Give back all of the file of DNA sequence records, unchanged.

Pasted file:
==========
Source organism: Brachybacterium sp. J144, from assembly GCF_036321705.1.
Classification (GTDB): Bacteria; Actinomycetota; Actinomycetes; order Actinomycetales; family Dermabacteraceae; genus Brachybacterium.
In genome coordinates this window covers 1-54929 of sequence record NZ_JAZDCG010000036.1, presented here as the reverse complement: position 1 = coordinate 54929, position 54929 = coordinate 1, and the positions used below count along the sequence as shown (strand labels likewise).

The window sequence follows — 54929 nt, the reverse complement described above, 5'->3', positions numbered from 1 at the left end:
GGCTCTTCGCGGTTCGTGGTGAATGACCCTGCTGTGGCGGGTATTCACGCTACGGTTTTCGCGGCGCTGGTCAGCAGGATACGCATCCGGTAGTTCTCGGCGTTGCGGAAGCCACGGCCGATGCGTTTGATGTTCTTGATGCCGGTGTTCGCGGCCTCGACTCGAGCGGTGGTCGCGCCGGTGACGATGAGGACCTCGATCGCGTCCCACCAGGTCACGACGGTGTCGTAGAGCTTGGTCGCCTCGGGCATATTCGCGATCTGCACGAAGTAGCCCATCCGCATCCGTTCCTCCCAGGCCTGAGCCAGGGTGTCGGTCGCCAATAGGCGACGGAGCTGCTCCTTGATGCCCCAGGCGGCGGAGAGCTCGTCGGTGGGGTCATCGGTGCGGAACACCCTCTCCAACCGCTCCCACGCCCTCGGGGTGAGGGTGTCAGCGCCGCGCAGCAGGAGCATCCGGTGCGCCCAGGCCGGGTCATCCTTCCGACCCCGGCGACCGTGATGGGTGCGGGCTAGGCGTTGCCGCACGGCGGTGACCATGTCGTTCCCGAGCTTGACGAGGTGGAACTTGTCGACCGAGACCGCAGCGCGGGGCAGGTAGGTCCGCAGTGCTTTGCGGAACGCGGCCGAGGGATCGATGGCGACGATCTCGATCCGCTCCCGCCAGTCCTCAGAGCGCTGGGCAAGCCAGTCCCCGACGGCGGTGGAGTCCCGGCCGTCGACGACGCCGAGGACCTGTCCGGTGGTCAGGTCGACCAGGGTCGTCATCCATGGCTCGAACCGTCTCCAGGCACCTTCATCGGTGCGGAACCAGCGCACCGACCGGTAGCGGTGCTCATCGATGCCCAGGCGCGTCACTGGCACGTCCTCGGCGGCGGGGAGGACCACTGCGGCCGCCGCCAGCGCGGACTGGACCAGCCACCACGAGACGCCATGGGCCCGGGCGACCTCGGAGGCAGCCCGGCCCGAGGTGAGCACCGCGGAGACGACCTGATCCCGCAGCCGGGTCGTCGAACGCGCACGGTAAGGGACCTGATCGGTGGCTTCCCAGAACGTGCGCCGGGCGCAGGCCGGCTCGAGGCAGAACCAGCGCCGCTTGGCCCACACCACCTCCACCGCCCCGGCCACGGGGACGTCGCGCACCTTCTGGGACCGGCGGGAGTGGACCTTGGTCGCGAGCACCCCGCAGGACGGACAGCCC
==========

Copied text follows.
Source organism: Brachybacterium sp. J144, from assembly GCF_036321705.1.
Classification (GTDB): Bacteria; Actinomycetota; Actinomycetes; order Actinomycetales; family Dermabacteraceae; genus Brachybacterium.
In genome coordinates this window covers 1-54929 of sequence record NZ_JAZDCG010000036.1, presented here as the reverse complement: position 1 = coordinate 54929, position 54929 = coordinate 1, and the positions used below count along the sequence as shown (strand labels likewise).

The window sequence follows — 54929 nt, the reverse complement described above, 5'->3', positions numbered from 1 at the left end:
GGCTCTTCGCGGTTCGTGGTGAATGACCCTGCTGTGGCGGGTATTCACGCTACGGTTTTCGCGGCGCTGGTCAGCAGGATACGCATCCGGTAGTTCTCGGCGTTGCGGAAGCCACGGCCGATGCGTTTGATGTTCTTGATGCCGGTGTTCGCGGCCTCGACTCGAGCGGTGGTCGCGCCGGTGACGATGAGGACCTCGATCGCGTCCCACCAGGTCACGACGGTGTCGTAGAGCTTGGTCGCCTCGGGCATATTCGCGATCTGCACGAAGTAGCCCATCCGCATCCGTTCCTCCCAGGCCTGAGCCAGGGTGTCGGTCGCCAATAGGCGACGGAGCTGCTCCTTGATGCCCCAGGCGGCGGAGAGCTCGTCGGTGGGGTCATCGGTGCGGAACACCCTCTCCAACCGCTCCCACGCCCTCGGGGTGAGGGTGTCAGCGCCGCGCAGCAGGAGCATCCGGTGCGCCCAGGCCGGGTCATCCTTCCGACCCCGGCGACCGTGATGGGTGCGGGCTAGGCGTTGCCGCACGGCGGTGACCATGTCGTTCCCGAGCTTGACGAGGTGGAACTTGTCGACCGAGACCGCAGCGCGGGGCAGGTAGGTCCGCAGTGCTTTGCGGAACGCGGCCGAGGGATCGATGGCGACGATCTCGATCCGCTCCCGCCAGTCCTCAGAGCGCTGGGCAAGCCAGTCCCCGACGGCGGTGGAGTCCCGGCCGTCGACGACGCCGAGGACCTGTCCGGTGGTCAGGTCGACCAGGGTCGTCATCCATGGCTCGAACCGTCTCCAGGCACCTTCATCGGTGCGGAACCAGCGCACCGACCGGTAGCGGTGCTCATCGATGCCCAGGCGCGTCACTGGCACGTCCTCGGCGGCGGGGAGGACCACTGCGGCCGCCGCCAGCGCGGACTGGACCAGCCACCACGAGACGCCATGGGCCCGGGCGACCTCGGAGGCAGCCCGGCCCGAGGTGAGCACCGCGGAGACGACCTGATCCCGCAGCCGGGTCGTCGAACGCGCACGGTAAGGGACCTGATCGGTGGCTTCCCAGAACGTGCGCCGGGCGCAGGCCGGCTCGAGGCAGAACCAGCGCCGCTTGGCCCACACCACCTCCACCGCCCCGGCCACGGGGACGTCGCGCACCTTCTGGGACCGGCGGGAGTGGACCTTGGTCGCGAGCACCCCGCAGGACGGACAGCCC